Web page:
Ascendia has installed a flexible aseptic filler for prefilled syringes, vials, and cartridges within its new state-of-the-art cGMP sterile manufacturing facilities that comply with regulatory standards. Coupled with rigorous testing and quality controls and testing, it is poised to tackle the molecules in the prefilled syringes with novel formulation and aseptic processes that improve a drug’s bioavailability, efficacy, and stability over extended periods. Especially with the emergence of life-threatening diseases like high-stress critical situations or chronic dosing of CNS, oncology, and antivirus diseases, Ascendia is ready to manufacture prefilled syringes for immediate needs. Figure 3 shows Ascendia’s flexible filler for batch size from a few units to up to 30,000 unit/batch.


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Shauket Ali, PhD
Sr. Director, Scientific Affairs & Technical Marketing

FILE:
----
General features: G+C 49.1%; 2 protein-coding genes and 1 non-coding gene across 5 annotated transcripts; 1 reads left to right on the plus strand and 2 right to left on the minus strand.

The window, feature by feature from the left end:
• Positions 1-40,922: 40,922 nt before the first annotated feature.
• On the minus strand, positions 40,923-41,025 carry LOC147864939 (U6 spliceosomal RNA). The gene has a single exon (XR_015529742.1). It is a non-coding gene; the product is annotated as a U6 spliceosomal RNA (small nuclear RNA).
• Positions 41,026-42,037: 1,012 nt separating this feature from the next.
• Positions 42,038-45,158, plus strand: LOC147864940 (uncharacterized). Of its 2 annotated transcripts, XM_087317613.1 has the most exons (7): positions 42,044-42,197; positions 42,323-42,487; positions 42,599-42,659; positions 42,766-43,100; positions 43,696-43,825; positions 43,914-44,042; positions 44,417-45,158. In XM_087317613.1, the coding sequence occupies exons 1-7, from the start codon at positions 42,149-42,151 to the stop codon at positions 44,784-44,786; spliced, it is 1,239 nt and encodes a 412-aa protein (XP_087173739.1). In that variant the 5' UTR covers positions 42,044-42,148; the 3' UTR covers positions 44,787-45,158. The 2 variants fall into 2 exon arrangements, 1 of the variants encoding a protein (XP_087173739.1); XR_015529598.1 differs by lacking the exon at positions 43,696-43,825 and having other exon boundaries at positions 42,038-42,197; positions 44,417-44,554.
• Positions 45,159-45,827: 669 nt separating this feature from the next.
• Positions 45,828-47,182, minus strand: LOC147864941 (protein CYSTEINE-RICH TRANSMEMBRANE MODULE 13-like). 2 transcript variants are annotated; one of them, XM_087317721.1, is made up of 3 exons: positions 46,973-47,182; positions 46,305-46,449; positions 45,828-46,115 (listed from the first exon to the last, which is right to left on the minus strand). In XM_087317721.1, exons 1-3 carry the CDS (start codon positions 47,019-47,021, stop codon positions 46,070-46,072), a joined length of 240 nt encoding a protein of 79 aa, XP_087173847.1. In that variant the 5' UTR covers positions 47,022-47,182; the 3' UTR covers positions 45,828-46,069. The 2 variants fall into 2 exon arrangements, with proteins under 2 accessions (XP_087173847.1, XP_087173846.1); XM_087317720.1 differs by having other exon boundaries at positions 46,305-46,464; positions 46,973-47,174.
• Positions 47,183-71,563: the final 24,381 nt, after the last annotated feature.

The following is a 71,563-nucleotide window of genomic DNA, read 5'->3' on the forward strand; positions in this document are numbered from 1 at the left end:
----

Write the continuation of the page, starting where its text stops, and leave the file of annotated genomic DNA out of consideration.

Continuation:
Ascendia Pharmaceuticals

Dr. Shaukat Ali joins Ascendia Pharmaceuticals Inc. as Senior Director of Scientific Affairs and Technical Marketing after having worked in the pharma industry for many years. His areas of expertise include lipid chemistry, liposomes, lipid nanoparticles, surfactant-based drug delivery systems, SEDDS/SMEDDS, oral and parenteral, topical and transdermal drug delivery, immediate- and controlled-release formulations. He earned his PhD in Organic Chemistry from the City University of New York and carried out his post-doctoral research in Physical Biochemistry at the University of Minnesota and Cornell University. He has published extensively in scientific journals and is inventor/co-inventor of several US and European patents.

Jim Huang, PhD
Founder & CEO
Ascendia Pharmaceuticals

Dr. Jim Huang is the Founder and CEO of Ascendia Pharmaceuticals, Inc. he earned his PhD in Pharmaceutics from the University of the Sciences in Philadelphia (formerly Philadelphia College of Pharmacy and Sciences) under Joseph B. Schwartz. He has more than 20 years of pharmaceutical experience in preclinical and clinical formulation development, manufacturing, and commercialization of oral and parenteral dosage forms. His research interests are centered on solubility/bioavailability improvement and controlled delivery of poorly water-soluble drugs through nano-based technologies.